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Latest trends in ‘local’ email personalisation

Latest trends in ‘local’ email personalisation

Tuesday, October 06, 2015
Mike Fantis

I’d better keep this brief…as our attention spans are shrinking (down to less than eight seconds according to Joe McCormack author of Brief), even as I write!

Apparently the average professional receives 304 emails per week and checks their smartphone 36 times an hour. At work, we are typically able to attend to one task for about three minutes before we are interrupted by our mobile device buzzing or beeping with an email or message alert. So it’s no wonder that when it comes to email marketing, the old adage “less is more” has never been so true.

We’ve reached a point, thankfully, where it’s not about sending more emails, but all about sending better ones. Email content based upon preference data and previous purchases just isn’t enough anymore, as customers increasingly show a desire for truly dynamic, personalised, one-to-one conversations. This is demonstrated by the fact that 36% of global consumers are willing to share their current location with retailers via GPS, which is more than double what it was just one year ago (Marketing Magazine, Jan 2015). If this tells us one thing, it’s that customers want real-time personalisation in the emails they receive, which are specifically relevant to their location.

According to Econsultancy’s Email Marketing Industry Census 2015, one in three companies are already engaging in content personalisation, a 27% increase from last year, with 37% planning to include it as part of their email marketing activities. Additionally nearly two-thirds (64%) of organisations would like to do better at personalisation, while over half want to improve their segmentation (61%).  An impressive 78% of businesses agree that all email communication will be personalised in the next five years.


Dynamic email content, which renders at the time of opening and not at the time of send, is one of the latest trends in local email personalisation.  This emerging technology allows marketers to personalise email content based on factors such as the recipient’s current location, and the local weather forecast for that day. Content adjusts each and every time the same recipient opens the same email. Such truly dynamic content could be the holy grail of personalised, localised email.

British Gas recently used individualised dynamic content to encourage customers to visit its website. A number of its customers have a Smart Meter in their home that communicates back data on home energy usage. This data feeds into a personalised report produced on the website. British Gas wanted to encourage customers to access this report in their online account, so it dynamically published personalised graphs directly within customer emails. As a result of the approach, British Gas immediately saw a boost in all email metrics. Email open rates increased by 53% as customers realised that the emails were relevant to them specifically. Click rates increased with an uplift of 39%. Furthermore as the communications were relevant and useful, the spam/unsubscribe rates were reduced by 58%.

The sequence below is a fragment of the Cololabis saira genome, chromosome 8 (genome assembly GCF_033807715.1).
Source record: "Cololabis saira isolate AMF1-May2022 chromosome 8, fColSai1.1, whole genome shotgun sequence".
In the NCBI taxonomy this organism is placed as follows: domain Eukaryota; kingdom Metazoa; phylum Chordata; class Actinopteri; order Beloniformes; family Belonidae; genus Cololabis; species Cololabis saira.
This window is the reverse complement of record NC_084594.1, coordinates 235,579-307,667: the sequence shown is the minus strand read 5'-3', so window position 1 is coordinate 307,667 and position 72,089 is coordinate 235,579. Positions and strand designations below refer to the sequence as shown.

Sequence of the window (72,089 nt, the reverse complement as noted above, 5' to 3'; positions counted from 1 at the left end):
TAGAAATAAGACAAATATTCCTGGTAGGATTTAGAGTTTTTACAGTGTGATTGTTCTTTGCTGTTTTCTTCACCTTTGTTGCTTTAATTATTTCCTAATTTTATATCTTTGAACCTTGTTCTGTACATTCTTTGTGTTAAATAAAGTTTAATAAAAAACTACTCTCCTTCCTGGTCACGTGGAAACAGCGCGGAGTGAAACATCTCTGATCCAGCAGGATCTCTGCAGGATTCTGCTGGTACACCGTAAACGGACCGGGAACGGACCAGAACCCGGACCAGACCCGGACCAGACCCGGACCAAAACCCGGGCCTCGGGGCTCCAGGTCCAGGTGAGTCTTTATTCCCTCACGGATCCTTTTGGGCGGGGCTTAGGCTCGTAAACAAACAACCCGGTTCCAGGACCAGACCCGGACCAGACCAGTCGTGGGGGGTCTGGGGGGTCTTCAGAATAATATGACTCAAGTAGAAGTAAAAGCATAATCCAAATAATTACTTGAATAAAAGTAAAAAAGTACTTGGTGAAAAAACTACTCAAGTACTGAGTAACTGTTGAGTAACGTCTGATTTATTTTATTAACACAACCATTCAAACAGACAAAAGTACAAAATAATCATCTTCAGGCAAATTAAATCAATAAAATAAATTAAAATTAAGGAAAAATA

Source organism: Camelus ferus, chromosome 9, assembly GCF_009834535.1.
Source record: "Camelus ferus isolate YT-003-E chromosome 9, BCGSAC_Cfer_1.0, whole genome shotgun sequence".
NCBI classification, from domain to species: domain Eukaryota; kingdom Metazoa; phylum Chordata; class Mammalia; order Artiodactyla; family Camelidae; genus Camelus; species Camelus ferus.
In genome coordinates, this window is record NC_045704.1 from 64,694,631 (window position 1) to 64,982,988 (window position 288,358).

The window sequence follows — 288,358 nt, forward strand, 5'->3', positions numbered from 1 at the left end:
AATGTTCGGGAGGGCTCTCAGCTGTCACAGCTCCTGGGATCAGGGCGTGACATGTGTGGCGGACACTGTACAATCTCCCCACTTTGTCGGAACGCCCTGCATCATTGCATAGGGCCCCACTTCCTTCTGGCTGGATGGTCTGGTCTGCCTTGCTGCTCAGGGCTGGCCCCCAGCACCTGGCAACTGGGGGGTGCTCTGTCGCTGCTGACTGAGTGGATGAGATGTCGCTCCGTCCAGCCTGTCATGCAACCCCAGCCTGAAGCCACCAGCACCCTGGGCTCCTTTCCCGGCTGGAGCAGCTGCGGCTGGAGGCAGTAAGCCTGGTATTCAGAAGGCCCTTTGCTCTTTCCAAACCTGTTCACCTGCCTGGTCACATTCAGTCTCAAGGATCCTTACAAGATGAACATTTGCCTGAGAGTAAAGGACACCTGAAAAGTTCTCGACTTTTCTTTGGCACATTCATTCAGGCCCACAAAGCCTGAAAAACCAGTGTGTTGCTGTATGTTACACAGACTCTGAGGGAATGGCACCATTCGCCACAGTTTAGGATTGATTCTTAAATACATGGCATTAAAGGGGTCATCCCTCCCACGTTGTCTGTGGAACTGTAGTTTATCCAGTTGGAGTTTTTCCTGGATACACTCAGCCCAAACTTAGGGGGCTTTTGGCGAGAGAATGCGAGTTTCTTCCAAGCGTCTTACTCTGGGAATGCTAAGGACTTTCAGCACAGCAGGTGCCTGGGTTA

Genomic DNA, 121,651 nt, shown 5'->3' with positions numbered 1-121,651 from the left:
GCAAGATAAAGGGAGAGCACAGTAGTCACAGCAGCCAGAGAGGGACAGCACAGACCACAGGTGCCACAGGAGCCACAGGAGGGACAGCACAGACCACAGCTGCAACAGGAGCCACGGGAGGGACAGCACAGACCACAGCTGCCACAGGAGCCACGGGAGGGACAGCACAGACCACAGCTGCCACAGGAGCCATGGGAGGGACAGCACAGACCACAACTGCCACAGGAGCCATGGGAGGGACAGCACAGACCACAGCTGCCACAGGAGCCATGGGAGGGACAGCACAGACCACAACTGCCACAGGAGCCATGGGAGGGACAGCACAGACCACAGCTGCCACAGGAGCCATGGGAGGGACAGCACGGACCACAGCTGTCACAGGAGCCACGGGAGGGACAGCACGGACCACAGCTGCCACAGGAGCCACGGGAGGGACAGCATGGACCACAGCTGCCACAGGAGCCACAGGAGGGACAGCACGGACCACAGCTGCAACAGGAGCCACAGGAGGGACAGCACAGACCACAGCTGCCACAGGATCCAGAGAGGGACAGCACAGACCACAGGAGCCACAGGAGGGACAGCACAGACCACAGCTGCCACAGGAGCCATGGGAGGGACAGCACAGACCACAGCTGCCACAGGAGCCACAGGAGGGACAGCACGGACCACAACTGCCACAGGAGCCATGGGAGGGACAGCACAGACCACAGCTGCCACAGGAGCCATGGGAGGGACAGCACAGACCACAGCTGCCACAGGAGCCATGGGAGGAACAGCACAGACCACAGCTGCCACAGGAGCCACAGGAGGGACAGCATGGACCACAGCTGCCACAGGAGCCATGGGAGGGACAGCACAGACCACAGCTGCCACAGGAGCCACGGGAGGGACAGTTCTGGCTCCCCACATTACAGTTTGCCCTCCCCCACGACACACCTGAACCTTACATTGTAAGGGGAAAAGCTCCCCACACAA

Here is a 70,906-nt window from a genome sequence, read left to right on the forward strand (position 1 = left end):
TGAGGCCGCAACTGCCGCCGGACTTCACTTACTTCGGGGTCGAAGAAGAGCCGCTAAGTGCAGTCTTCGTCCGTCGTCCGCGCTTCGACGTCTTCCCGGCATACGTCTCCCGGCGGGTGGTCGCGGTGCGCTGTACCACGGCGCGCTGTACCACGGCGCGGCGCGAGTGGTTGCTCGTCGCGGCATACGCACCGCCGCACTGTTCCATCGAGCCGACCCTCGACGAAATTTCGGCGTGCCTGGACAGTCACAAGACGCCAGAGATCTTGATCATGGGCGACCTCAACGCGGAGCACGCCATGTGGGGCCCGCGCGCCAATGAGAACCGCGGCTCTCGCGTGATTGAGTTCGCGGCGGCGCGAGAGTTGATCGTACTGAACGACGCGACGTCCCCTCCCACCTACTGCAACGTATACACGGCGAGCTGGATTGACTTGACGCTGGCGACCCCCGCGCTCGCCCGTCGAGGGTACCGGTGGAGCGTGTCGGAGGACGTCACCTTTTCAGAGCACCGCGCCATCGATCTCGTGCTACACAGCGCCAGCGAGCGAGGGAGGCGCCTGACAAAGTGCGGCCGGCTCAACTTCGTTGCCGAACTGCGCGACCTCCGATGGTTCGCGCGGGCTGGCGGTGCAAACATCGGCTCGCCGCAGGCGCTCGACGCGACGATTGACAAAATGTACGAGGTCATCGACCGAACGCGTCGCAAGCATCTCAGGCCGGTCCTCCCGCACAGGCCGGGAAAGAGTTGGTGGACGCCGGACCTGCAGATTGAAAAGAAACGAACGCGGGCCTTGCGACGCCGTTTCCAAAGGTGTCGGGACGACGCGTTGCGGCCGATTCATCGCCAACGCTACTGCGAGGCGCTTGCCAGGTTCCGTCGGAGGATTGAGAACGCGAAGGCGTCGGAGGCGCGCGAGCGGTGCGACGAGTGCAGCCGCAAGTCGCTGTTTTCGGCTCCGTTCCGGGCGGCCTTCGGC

Wearable technology

In addition to dynamic, agile email, we are also seeing a future where augmented reality and wearable technology will come together, and close the gap between online and offline brand communications. Wearables are set to be one of the most disruptive technology developments since the smartphone, and could reach tipping point at a far greater pace. According to ABI Research, the wearable technologies market will spike to 485 million device shipments by 2018.

Wearables seem likely to open up new and exciting opportunities for real-time and automated email marketing. Currently most companies use just a handful of automated triggers, but with its ability to deliver regular information to a customer, wearables could open up new opportunities for email marketers to create relevance based on the device wearer’s location, proximity to others, or even their mood when inside a local business. So for example, if a valued customer was feeling glum when they walked into a local restaurant, that business could send a triggered email, giving that customer a personalised offer which may go some way towards cheering them up!

Although wearables may still be a little way off, we have almost certainly arrived at a mobile-first email marketing environment. Over 50% of emails are now opened on mobile devices, which brings with it a wealth of opportunities for location-based personalisation. But according to recent research by Experian, mobile users behave differently to PC users, and are more likely to open emails but less likely to click through. Within its study, emails were 3% more likely to be opened in Q2 2015 compared with the previous year. But there was a 3% year-on-year decrease in overall click-to-open rate.

Personalisation is almost certainly the missing link in this equation, and is vital for achieving customer loyalty and retention. Furthermore a as businesses become more granular in their customer segmentation, location is set to become more important than ever in keeping content and targeting relevant, and holding their customer’s attention span.


Mike Fantis
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